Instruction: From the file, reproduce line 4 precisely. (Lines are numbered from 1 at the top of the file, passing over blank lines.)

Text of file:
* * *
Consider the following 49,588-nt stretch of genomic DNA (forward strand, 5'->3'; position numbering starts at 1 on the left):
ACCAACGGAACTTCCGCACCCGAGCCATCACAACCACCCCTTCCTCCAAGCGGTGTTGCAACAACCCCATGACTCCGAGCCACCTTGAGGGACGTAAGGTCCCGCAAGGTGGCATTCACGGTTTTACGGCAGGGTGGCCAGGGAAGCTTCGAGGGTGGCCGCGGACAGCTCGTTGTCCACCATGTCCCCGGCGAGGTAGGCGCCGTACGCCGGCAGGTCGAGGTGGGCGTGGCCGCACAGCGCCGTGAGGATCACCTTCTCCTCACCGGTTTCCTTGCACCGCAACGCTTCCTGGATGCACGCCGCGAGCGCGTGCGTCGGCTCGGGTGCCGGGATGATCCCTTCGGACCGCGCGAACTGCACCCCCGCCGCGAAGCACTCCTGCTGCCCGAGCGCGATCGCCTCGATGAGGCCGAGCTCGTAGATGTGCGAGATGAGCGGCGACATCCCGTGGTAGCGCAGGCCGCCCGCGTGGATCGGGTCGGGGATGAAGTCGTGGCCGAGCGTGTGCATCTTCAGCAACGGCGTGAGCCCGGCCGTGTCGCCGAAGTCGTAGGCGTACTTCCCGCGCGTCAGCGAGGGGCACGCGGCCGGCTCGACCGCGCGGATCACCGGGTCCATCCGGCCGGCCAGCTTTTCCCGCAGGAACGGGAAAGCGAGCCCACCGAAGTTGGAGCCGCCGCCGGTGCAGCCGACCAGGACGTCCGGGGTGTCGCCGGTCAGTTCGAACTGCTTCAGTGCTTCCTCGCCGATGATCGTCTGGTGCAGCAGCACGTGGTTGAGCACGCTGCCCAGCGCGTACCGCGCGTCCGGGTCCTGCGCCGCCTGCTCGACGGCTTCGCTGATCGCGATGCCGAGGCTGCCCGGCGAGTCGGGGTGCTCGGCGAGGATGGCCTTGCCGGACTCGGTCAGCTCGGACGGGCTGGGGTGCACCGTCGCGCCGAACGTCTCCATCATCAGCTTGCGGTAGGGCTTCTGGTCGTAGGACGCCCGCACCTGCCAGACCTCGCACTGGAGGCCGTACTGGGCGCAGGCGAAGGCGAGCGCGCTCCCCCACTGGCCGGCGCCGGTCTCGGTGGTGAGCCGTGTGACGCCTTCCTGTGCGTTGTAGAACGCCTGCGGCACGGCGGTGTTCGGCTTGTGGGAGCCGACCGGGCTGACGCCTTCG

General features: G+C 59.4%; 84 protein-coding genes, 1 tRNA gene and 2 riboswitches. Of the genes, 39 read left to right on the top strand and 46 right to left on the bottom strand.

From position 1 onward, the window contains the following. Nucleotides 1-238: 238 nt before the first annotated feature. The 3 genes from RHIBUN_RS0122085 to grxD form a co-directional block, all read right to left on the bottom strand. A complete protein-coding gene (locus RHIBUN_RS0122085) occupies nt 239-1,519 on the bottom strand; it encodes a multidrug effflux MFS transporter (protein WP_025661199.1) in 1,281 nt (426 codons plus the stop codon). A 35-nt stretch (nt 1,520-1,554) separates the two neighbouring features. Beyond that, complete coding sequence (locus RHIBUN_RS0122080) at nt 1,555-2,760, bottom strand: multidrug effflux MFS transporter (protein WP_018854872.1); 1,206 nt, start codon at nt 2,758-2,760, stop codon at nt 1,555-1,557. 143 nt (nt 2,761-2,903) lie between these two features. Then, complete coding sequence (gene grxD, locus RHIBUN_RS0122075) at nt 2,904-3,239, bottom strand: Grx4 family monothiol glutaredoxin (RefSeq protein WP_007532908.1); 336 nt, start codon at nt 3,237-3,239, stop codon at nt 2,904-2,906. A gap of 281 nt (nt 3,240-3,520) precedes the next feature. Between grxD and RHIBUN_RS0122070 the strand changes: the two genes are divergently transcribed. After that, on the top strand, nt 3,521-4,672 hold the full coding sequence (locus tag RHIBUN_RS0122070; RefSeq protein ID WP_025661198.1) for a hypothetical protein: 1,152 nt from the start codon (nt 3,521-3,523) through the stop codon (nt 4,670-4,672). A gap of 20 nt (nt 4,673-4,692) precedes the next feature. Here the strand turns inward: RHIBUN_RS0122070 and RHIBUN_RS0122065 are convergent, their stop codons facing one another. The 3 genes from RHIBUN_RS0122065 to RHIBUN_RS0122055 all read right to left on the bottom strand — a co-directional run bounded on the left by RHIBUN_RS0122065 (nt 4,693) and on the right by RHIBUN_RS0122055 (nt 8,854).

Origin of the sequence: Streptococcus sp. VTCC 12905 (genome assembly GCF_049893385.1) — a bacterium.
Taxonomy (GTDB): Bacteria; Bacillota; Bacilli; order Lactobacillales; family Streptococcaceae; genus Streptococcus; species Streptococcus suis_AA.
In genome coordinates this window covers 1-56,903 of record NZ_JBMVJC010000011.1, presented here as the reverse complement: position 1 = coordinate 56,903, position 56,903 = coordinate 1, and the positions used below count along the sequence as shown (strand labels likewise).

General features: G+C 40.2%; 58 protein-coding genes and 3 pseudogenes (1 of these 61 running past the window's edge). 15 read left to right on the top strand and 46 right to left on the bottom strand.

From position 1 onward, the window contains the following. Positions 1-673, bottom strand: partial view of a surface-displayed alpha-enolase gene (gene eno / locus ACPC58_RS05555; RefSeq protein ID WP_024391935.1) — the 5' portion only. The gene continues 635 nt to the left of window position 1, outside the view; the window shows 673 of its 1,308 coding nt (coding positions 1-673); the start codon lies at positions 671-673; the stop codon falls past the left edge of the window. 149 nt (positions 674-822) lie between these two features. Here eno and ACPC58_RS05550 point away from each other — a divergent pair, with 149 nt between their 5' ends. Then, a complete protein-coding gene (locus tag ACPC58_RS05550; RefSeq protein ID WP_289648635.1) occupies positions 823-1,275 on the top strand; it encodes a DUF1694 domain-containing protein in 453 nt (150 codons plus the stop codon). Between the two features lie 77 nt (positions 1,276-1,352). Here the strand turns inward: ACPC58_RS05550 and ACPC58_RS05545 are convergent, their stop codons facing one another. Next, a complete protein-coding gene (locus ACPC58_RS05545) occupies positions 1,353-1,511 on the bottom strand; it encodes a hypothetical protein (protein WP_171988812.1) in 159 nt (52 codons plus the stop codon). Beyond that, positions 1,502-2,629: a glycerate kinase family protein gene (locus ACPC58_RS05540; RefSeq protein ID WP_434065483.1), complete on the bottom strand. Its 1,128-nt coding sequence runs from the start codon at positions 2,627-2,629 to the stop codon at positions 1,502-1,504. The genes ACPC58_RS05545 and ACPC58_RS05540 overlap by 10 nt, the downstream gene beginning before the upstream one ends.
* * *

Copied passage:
From position 1 onward, the window contains the following. Nucleotides 1-238: 238 nt before the first annotated feature. The 3 genes from RHIBUN_RS0122085 to grxD form a co-directional block, all read right to left on the bottom strand. A complete protein-coding gene (locus RHIBUN_RS0122085) occupies nt 239-1,519 on the bottom strand; it encodes a multidrug effflux MFS transporter (protein WP_025661199.1) in 1,281 nt (426 codons plus the stop codon). A 35-nt stretch (nt 1,520-1,554) separates the two neighbouring features. Beyond that, complete coding sequence (locus RHIBUN_RS0122080) at nt 1,555-2,760, bottom strand: multidrug effflux MFS transporter (protein WP_018854872.1); 1,206 nt, start codon at nt 2,758-2,760, stop codon at nt 1,555-1,557. 143 nt (nt 2,761-2,903) lie between these two features. Then, complete coding sequence (gene grxD, locus RHIBUN_RS0122075) at nt 2,904-3,239, bottom strand: Grx4 family monothiol glutaredoxin (RefSeq protein WP_007532908.1); 336 nt, start codon at nt 3,237-3,239, stop codon at nt 2,904-2,906. A gap of 281 nt (nt 3,240-3,520) precedes the next feature. Between grxD and RHIBUN_RS0122070 the strand changes: the two genes are divergently transcribed. After that, on the top strand, nt 3,521-4,672 hold the full coding sequence (locus tag RHIBUN_RS0122070; RefSeq protein ID WP_025661198.1) for a hypothetical protein: 1,152 nt from the start codon (nt 3,521-3,523) through the stop codon (nt 4,670-4,672). A gap of 20 nt (nt 4,673-4,692) precedes the next feature. Here the strand turns inward: RHIBUN_RS0122070 and RHIBUN_RS0122065 are convergent, their stop codons facing one another. The 3 genes from RHIBUN_RS0122065 to RHIBUN_RS0122055 all read right to left on the bottom strand — a co-directional run bounded on the left by RHIBUN_RS0122065 (nt 4,693) and on the right by RHIBUN_RS0122055 (nt 8,854).